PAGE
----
Putting India On The Installment Plan
It used to take a lifetime of savings to accumulate enough cash to buy a house or apartment in India. Not anymore. Just ask Shalini Ganju and his wife, Raju. When they returned to Bombay after a stint in Dubai six years ago, the couple wanted to buy a two-bedroom home of their mwn instead of living with Raju's parents. Even after pooling their savings and borrowing $55,000 from their families, they still came up short. But instead of moving in with mom and dad, the Ganjus applied to the Housing Development Finance Corp. for a $16,700 loan. Within 24 hours, the deal was done. "No red tape, no stalling, no reams of documents," recalls Shalini, 36. "It was impressive."
The Ganjus aren't the only members of India's rising middle class to be impressed by HDFC's snappy service. Since 1977, nearly 1 million consumers have turned to the Bombay-based lender for mortgages. As a result, HDFC now commands $1.8 billion in assets and 55% of India's home-loan market--nearly twice the share of its nearest rival, state-owned LIC Housing Finance. But Chairman Deepak Parekh, a soft-spoken accountant and nephew of the firm's founder who has been with HDFC from its inception, has even more ambitious goals. Parekh wants to turn HDFC into a formidable financial conglomerate--and he is lining up an array of deep-pocketed Western partners including General Electric Co. to help his campaign along.
NEW WAVE. Parekh is now pushing into consumer finance, retail banking, and life insurance. A hands-on manager who helps inspire staff loyalty by traveling to 10 of his 28 branches around the country every month, Parekh is even thinking of rolling out a family of mutual funds. Says Parekh: "Our biggest worry is how to maintain our No.1 position."
The 51-year-old chairman's advances have won him a wide following among such Western investors as Merrill Lynch Asset Management, Fidelity Investments, and Morgan Stanley. Indeed, Morgan has put 7% of its India Magnum Fund's $416 million portfolio in HDFC shares, which now claim a total market capitalization of $1 billion.
HDFC owes much of its success to the startling changes in India's economy in recent years. As an urban middle class has grown, the nuclear family has taken the place of extended family units. This is creating unprecedented demand for housing, especially in cities. Meanwhile, government moves to liberalize the economy since 1991 have unleashed a wave of consumer spending and opened up opportunities for financing retail sales. In both arenas, HDFC fits in neatly. "HDFC has a very well-knit strategy woven around the household," says Ravi Mohan, head of Credit Rating Information Services of India.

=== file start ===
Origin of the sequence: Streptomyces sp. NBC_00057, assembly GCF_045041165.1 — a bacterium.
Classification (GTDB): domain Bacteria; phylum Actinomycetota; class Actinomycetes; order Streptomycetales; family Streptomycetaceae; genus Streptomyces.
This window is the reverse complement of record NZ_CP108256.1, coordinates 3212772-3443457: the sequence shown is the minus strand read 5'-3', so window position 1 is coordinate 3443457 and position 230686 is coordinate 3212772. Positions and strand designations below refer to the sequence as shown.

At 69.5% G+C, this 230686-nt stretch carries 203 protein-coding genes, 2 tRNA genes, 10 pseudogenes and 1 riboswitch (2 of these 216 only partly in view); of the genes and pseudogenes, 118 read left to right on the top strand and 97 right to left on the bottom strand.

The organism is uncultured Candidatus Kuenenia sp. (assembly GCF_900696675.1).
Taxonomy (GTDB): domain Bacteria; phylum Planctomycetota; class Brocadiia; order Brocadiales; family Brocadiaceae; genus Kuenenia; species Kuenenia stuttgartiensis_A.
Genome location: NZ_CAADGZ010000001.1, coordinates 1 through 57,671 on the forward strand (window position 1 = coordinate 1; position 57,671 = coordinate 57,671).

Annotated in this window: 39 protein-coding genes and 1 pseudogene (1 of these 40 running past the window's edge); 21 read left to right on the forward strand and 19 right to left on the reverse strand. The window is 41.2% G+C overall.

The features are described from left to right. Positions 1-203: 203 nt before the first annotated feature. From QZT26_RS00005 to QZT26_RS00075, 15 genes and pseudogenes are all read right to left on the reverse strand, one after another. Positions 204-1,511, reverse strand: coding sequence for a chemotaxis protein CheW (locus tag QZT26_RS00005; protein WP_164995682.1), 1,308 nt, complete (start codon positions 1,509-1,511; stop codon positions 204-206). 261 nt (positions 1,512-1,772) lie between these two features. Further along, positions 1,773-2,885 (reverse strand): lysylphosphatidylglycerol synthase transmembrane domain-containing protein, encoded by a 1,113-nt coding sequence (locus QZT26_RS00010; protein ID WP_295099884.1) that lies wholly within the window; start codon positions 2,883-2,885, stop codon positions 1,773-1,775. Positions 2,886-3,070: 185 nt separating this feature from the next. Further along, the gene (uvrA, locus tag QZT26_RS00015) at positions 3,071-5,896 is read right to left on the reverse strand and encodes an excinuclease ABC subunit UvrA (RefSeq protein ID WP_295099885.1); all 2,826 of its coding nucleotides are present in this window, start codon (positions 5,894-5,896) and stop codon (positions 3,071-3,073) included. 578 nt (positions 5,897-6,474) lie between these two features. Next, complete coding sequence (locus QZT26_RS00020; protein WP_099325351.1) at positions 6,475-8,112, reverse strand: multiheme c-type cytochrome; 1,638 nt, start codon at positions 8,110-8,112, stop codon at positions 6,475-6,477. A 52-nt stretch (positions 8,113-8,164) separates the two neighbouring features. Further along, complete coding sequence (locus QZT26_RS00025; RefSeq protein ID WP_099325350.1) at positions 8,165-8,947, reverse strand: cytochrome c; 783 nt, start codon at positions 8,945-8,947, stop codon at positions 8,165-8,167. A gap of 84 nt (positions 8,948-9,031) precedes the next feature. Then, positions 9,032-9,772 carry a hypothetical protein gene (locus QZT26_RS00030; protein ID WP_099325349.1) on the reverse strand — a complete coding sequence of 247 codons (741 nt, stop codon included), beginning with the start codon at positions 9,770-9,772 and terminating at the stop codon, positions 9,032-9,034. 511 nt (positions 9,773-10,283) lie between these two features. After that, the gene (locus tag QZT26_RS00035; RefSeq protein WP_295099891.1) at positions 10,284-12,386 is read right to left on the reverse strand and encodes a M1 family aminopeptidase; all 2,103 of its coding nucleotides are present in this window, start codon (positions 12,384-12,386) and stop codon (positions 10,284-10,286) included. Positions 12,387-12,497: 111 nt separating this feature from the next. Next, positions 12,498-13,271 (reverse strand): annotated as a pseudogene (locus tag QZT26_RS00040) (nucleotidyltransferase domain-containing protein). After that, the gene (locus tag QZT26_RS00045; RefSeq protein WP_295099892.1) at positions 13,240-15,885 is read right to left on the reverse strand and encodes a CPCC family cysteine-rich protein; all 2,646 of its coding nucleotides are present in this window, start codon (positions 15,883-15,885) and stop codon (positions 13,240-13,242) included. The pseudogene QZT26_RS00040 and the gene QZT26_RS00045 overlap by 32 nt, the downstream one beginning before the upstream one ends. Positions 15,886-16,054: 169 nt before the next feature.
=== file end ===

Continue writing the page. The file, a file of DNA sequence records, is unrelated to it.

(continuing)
The strategy wasn't always so widely appreciated, however. In its early days, HDFC had to overcome the basic distrust of loans by Indians, who historically associated debt with shame. However, Parekh found that younger borrowers, his target market, tend not to share this feeling. Still, even though the Indian mortgage market has grown to some $3 billion a year, Parekh's customers remain conservative. A typical HDFC loan is for 46% of a property's value, compared with 75% in the U.S.
DURABLE MARKET. With the company's successes in home lending, it is no wonder that Parekh has begun branching out. In 1993, Parekh and GE Capital launched Countrywide Consumer Financial Services, providing auto leases and loans for refrigerators, washing machines, and other consumer durables. In its most recent fiscal year, the venture disbursed $114 million worth of credits. Last year, Parekh set up HDFC Bank in partnership with London-based National Westminster Bank PLC. And last October, Parekh went into partnership with Britain's Standard Life Assurance Co. to sell life insurance in Indian cities, a market largely ignored by India's $21 billion, state-dominated insurance industry.
HDFC does face some obstacles in trying to spread the gospel of consumer debt. HDFC's growth could slow in the face of a steep rise in interest rates that began last year. And some analysts feel that competition from more established banks, including Citibank, will limit HDFC's expansion into consumer lending. But Parekh remains confident. He notes that the need for housing and financial services will continue to expand as the middle class grows. A lot of investors, at home and overseas, are betting that it's time for a financial revolution in India--and that Parekh is the one to make it happen.